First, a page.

When you have a fuel stop target, then fire up Google Earth and look at the possible fuel stops from over head. If one is interesting, but problematic, go to Street View and see what you think.

Now that you have bought fuel, put the stop in your plan on the laptop so it can effective guess your next stop.

If you have a dedicated navigator onboard, this can take a lot of load off the driver and make travel more relaxing. If you do, you will also want a 150watt inverter to run the laptop from the vehicle 12V.

This is what we have been doing for 20+ years right along with the technology upgrades. Now with there being no replacement for SA and S&T, it is more difficult, but it is still not too tough.

There is a free website called Furkot that can do a lot of this, but it is web-based and not much use on the red roads out west or anyplace else without good data coverage.

Matt


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A sailor, his bride and their black dogs going to see some dry places that have Geocaches in a coach made the year we married.


Bumpyroad

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Posted: 09/10/17 02:09pm Link  |  Quote  |  Print  |  Notify Moderator

Matt_Colie wrote:

Ready Mickey?

You need gasoline not diesel, so many truck stops will be of no use as they think only passcars use gasoline.

It goes like this. (It is what I do regularly.)
You need:
A smartphone that can be a hotspot or the single device that does.
A laptop
An old (there are no new) copy of Street Atlas or Streets and Trips. It will be useless for actual navigation because the charts are so old. But, hang on here.

Get the program running on the laptop and use it to do you base plan. Be sure to fill in the fuel data. Now, it will tell you where you should be looking for fuel (they build in some reserve).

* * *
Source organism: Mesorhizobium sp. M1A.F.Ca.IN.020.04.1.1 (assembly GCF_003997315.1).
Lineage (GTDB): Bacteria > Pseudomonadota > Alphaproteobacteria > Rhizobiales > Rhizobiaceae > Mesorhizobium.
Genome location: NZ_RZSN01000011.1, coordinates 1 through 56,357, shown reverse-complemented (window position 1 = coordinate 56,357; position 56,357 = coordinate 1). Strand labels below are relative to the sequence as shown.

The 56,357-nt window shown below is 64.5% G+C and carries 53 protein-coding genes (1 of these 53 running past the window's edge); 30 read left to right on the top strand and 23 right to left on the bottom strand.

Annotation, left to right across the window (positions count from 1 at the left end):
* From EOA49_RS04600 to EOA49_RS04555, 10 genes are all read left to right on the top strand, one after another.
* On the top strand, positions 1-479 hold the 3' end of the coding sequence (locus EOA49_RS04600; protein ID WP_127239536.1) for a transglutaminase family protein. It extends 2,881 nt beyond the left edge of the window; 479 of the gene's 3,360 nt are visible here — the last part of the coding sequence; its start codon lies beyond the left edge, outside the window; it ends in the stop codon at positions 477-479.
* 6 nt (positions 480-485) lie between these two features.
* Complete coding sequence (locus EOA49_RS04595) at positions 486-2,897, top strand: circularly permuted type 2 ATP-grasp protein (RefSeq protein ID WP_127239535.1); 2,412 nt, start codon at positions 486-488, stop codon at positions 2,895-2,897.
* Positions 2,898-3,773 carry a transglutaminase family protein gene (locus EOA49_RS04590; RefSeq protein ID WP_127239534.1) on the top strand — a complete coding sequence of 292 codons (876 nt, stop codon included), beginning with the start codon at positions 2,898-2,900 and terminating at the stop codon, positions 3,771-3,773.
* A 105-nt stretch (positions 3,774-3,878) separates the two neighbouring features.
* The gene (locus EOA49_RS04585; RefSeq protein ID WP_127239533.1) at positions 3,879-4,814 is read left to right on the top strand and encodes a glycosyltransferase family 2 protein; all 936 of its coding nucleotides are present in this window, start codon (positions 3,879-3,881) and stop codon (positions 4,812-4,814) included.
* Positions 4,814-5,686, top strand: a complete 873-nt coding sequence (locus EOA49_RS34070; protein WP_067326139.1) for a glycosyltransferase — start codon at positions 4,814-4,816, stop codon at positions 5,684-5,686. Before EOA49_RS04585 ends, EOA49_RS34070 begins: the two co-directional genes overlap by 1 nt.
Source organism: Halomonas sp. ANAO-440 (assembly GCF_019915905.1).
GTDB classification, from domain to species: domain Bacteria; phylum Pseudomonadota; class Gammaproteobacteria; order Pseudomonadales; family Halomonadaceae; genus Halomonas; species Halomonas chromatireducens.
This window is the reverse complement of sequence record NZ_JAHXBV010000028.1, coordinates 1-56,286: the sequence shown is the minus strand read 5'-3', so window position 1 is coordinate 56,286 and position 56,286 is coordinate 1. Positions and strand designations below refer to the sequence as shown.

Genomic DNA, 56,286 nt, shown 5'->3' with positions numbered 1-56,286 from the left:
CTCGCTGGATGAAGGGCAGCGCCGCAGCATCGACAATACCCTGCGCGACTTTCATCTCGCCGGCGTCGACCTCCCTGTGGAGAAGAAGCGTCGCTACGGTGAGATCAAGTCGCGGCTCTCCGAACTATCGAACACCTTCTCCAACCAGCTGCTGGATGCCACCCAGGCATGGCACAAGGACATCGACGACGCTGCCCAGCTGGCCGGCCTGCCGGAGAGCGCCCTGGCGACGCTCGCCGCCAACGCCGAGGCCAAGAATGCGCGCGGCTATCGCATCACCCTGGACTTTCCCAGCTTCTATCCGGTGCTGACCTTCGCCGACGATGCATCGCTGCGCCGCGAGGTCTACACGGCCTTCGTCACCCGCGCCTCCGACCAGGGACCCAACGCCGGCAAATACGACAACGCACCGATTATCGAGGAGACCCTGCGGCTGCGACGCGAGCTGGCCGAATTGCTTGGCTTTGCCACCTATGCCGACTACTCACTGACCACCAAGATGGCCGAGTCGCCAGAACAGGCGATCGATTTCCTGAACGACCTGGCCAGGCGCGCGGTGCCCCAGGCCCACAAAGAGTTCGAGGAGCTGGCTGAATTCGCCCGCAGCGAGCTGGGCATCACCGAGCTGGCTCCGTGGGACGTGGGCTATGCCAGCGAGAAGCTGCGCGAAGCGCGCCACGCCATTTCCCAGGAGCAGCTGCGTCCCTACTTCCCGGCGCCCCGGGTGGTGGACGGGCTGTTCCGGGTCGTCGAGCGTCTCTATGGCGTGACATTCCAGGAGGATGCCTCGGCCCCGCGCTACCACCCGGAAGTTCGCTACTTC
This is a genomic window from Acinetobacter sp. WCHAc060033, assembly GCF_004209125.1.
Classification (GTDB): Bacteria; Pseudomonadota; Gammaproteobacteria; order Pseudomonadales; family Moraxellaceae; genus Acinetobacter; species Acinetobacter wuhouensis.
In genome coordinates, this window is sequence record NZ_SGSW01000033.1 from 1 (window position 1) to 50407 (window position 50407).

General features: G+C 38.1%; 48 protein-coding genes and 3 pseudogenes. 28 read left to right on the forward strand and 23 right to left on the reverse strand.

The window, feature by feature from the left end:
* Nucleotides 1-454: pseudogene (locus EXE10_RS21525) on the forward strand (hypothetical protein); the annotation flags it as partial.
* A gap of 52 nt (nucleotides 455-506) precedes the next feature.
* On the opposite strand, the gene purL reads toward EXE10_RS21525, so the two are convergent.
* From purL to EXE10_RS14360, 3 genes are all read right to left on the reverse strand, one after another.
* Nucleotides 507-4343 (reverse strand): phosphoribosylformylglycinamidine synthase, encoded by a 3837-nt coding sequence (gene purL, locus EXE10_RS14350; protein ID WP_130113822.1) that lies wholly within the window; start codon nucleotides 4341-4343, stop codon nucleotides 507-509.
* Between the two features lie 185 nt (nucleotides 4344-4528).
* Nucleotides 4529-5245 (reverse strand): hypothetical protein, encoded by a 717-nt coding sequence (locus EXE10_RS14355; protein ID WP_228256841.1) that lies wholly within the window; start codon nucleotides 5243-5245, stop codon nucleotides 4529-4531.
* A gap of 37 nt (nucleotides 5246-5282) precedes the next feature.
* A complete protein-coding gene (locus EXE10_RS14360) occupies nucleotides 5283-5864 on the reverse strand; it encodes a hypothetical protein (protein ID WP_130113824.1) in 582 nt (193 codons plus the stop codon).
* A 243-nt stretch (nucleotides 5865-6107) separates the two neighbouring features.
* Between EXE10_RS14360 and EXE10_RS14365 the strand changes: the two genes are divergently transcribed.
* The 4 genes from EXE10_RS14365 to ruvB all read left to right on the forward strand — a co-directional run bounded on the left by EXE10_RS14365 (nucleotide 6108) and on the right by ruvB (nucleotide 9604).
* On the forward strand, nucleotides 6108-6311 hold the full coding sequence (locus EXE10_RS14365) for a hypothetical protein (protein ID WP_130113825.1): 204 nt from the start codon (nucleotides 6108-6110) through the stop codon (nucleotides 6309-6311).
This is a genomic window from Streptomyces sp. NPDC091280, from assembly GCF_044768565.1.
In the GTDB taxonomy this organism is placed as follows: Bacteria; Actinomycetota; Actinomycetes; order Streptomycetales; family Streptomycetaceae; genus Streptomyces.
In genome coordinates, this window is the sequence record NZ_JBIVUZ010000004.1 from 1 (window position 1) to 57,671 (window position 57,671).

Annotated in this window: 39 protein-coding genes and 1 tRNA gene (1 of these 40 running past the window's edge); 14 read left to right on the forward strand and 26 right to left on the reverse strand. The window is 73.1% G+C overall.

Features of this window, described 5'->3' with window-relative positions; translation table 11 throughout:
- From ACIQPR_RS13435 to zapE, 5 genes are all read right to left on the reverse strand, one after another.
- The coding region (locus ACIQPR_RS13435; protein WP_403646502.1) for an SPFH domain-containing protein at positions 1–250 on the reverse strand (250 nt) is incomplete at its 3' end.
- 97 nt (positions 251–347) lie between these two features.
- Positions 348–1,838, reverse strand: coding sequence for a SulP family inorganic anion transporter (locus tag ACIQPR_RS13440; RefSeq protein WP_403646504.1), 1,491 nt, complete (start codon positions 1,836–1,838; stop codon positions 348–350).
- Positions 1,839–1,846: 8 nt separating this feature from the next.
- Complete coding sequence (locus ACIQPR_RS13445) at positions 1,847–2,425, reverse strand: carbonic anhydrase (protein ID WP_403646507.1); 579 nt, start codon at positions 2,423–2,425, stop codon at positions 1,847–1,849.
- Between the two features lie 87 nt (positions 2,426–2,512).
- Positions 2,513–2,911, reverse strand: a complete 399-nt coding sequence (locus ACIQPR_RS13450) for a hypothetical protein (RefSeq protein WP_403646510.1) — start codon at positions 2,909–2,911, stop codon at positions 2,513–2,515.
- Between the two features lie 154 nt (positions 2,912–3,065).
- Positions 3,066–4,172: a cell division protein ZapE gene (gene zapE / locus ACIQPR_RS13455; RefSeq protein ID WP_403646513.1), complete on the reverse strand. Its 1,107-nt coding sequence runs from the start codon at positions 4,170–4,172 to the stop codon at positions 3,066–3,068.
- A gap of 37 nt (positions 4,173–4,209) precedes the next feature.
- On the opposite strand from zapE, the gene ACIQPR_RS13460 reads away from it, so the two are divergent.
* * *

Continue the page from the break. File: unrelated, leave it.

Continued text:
On the laptop, fire the browser to GasBuddy. Use that to locate the good price about that location. Also look just across state lines (i.e. Don't buy fuel in Michigan, Illinois etc). Sometimes you may want to fuel 50~100 miles sooner to save the money.

When you have a fuel stop target, then fire up Google Earth and look at the possible fuel stops from over head. If one is interesting, but problematic, go to Street View and see what you think.

Now that you have bought fuel, put the stop in your plan on the laptop so it can effective guess your next stop.

If you have a dedicated navigator onboard, this can take a lot of load off the driver and make travel more relaxing. If you do, you will also want a 150watt inverter to run the laptop from the vehicle 12V.

This is what we have been doing for 20+ years right along with the technology upgrades. Now with there being no replacement for SA and S&T, it is more difficult, but it is still not too tough.

There is a free website called Furkot that can do a lot of this, but it is web-based and not much use on the red roads out west or anyplace else without good data coverage.

Matt


If I had to go to that much trouble, I would just fly.
bumpy

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The Western States

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Posted: 09/10/17 02:23pm Link  |  Quote  |  Print  |  Notify Moderator

The National Truck Directory includes RV information.